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Anne of the Island (Arcturus Children's Classics)

(Book #3 in the Anne of Green Gables Series)

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Book Overview

New adventures lie ahead as Anne Shirley packs her bags, waves good-bye to childhood, and heads for Redmond College. With old friend Prissy Grant waiting in the bustling city of Kingsport and... This description may be from another edition of this product.

Customer Reviews

5 ratings

Anne of the Island

Received my copy of the book today, and it beautiful! Can’t wait to read!

A Book of Revelation as Love Takes Up the Glass of Time

"Anne of the Island" is the third of Lucy Maud Montgomery's Anne of Green Gables novels, and completes what we can see as being a trilogy simply becomes Anne finally realizes what everybody in Avonlea has known from early in the first book, which is that Anne Shirley and Gilbert Blythe were made for each other. Having spent time as the teacher at the Avonlea Schools in "Anne of Avonlea," the Anne girl leaves Prince Edward Island for four years of college (hence, she is now "Anne of the Island"). The theme of this story is Anne dealing with "How horrible it is that people have to grow up," as she confronts how her whole world is changing. Ironically, what makes "Anne of the Island" so romantic is the way it challenges romanticism. Even as a young woman Anne creates a romantic fantasy around the world in which she lives, just like she did at Green Gables where there was the old Snow Queen at the window, the Dryad's Bubble, the Haunted Wood, Lover's Lane and all those "dear spots where memories of the old years bided." Now Anne and Priscilla, her school chum from Redmond, are renting rooms in Patty's Place, and making the home of Miss Patty and Miss Maria into their own. Meanwhile, after a thousand romantic drams and enduring both Diana Barry's wedding and the rejection of Gilbert Blythe's proposal (her second actually), Anne finally meets her Prince Charming, Royal Gardner. He is handsome and rich, in short, everything that Anne ever dreamed that she wanted in a husband. Then comes the fateful moment when Roy proposes and Anne opens her lips to say her faithful yes. But this is but a false dawn in Anne's life and there is a fateful Book of Revelation that Anne has to endure before love takes up the glass of time. There is romanticism and then there is that which is romantic and Montgomery shows the difference. There is a reason that this character and these books are enduring classics of (supposedly) juvenille literature.As usual this book is also filled with interesting and colorful characters, such as young Paul and the Rock People, John Douglas who finally speaks at last, and Anne's friend Phillippa Gordon, who also has her eyes opened to the what true love really means. For those who are familiar with the delightful Kevin Sullivan "Anne of Avonlea" sequel there is also the whole episode of "Averil's Atonement" as well as the entire end game with Gilbert. That is the most important part because at long last the final line of Montgomery's original "Anne of Green Gables" novel rings true for our Anne girl.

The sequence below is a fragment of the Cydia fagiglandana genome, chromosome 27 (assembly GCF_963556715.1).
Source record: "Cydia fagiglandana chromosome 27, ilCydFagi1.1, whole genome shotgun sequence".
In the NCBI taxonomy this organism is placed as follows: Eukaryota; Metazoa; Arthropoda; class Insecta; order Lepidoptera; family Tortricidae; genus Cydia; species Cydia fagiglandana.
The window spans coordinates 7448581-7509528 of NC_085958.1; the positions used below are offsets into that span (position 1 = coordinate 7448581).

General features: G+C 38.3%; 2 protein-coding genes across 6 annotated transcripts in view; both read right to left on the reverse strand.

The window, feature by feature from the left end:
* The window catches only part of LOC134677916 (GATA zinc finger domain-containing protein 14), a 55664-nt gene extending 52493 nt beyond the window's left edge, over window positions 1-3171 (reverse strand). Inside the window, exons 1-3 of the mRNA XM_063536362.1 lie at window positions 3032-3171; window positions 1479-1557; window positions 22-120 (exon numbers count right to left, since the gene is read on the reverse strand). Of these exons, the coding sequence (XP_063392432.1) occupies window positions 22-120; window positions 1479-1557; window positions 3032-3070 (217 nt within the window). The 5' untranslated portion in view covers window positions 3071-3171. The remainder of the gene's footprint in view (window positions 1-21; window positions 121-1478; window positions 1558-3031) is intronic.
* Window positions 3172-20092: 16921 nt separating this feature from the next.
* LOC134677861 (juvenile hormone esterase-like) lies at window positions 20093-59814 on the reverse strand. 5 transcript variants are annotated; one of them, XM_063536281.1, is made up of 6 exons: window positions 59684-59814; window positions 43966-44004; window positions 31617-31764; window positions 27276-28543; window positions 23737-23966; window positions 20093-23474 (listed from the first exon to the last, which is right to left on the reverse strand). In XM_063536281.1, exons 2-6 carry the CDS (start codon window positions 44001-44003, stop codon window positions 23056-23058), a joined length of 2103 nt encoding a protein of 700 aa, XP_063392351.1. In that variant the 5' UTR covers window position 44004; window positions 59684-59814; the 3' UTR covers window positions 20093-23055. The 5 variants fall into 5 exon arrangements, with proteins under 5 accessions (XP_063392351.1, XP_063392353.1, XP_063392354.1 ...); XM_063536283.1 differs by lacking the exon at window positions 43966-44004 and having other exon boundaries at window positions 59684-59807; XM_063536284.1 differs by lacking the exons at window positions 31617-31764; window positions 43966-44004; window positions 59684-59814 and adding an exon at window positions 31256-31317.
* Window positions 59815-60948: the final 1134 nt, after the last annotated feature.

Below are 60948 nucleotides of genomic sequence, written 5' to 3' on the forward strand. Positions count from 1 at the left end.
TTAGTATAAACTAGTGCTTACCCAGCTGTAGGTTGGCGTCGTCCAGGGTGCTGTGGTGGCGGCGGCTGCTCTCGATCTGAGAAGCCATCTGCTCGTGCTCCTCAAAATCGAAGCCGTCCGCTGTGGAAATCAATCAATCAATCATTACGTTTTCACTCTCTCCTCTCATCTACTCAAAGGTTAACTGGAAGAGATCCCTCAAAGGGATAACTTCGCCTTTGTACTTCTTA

A remarkable girl's life in the 1880s